More than 2.5 million Americans are opioid dependent and opioid addiction has tripled over a 10-year period. As the nation’s fastest growing drug problem, the Obama administration calls opioid addiction an epidemic and a major public health and public safety crisis. But who is suffering may surprise you.
A new survey conducted by the nonprofit organization National Alliance of Advocates for Buprenorphine Treatment (NAABT) shows that, while drug addiction may start early on in one’s life, it affects people of all ages and economic standing. And, not so surprisingly close to 60 percent of respondents’ opioid addiction began with treatment of acute or chronic pain.
The good news is that novel new treatments may help make it easier for people with addictive disorders to go into remission from this potentially deadly disorder because of more convenient formulations and improved side effect profiles. Experts hope the options will improve treatment compliance and help patients stay off opioids so they can begin the process of rebuilding their lives.
Unfortunately, the survey also showed that 40 percent of patients who were seeking medical treatment for their addiction did not find a physician for weeks or months, and once they did there was a waiting list for 58 percent of respondents and over 25 percent reported obtaining treatment without a prescription.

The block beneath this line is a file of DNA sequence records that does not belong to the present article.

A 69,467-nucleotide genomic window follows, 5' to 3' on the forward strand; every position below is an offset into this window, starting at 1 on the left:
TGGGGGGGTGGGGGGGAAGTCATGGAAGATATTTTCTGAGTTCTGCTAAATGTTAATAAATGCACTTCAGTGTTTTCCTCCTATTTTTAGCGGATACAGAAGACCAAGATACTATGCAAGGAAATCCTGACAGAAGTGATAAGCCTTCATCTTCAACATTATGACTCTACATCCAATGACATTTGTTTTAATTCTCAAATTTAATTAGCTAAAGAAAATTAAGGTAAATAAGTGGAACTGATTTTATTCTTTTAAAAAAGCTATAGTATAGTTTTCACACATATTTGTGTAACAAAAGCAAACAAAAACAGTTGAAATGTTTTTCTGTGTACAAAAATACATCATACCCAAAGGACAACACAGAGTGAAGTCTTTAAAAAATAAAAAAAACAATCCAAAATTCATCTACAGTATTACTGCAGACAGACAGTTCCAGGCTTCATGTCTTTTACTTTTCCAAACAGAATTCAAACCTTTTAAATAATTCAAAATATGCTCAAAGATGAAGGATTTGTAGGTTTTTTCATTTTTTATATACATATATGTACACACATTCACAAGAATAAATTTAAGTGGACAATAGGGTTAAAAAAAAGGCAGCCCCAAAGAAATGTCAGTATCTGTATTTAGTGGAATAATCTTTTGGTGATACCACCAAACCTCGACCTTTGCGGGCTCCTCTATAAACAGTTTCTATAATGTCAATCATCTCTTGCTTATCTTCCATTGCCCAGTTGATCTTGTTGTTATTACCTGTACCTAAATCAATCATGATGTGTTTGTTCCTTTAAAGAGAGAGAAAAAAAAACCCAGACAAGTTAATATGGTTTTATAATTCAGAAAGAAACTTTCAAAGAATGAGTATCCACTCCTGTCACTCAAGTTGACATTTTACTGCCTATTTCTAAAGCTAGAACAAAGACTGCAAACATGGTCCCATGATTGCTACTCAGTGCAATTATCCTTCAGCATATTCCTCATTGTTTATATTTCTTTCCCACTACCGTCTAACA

For anyone struggling with addiction, experts urge them to get help.
CLICK LINK TO LISTEN TO MY INTERVIEW WITH: http://we.tl/GNfQCyS8KA
Tim Lepak, president of the nonprofit organization National Alliance of Advocates for Buprenorphine Treatment (NAABT)
Richard Soper, MD, JD, MS, FASAM, Diplomat- ABAM; has treated, consulted, advised, taught, mentored and counseled for over eighteen years in private practice, Nashville, Tennessee. Dr. Soper is founding editor and current Editor-in-Chief of the American Society of Addiction Medicine e-weekly news journal with 16,000 subscribers. His areas of expertise include childhood trauma, psychopharmacology of addiction, the scientific basis of addiction, substance abuse and medical-legal issues of treatment and addiction. He currently serves on several regional and national medical organizations committees and advisory boards.
Click here http://we.tl/GNfQCyS8KA for answers to:
· What is an opiate and why is it so addictive?
· Who is suffering from opioid dependence and why the surge in recent years?
· Why is opioid addiction so difficult to treat? Why do so many patients relapse?
· How is opioid dependence treated? What can you tell us about new treatment options?
· Why is it so difficult for some patients to find doctors who can/will prescribe this new class of drugs?
· How do you know if you or someone you love is experiencing an active addiction to opioids?
· What is the first step someone can take if they think they’re experiencing an active addiction to opioids?
· Where can our viewers/listeners go to for more information?
Visit www.naabt.org for more tips and information on available resources as well as more detailed survey results. Click here for interview with experts discussing how to overcome opioid dependence: http://we.tl/GNfQCyS8KA
Stay healthy! -Maria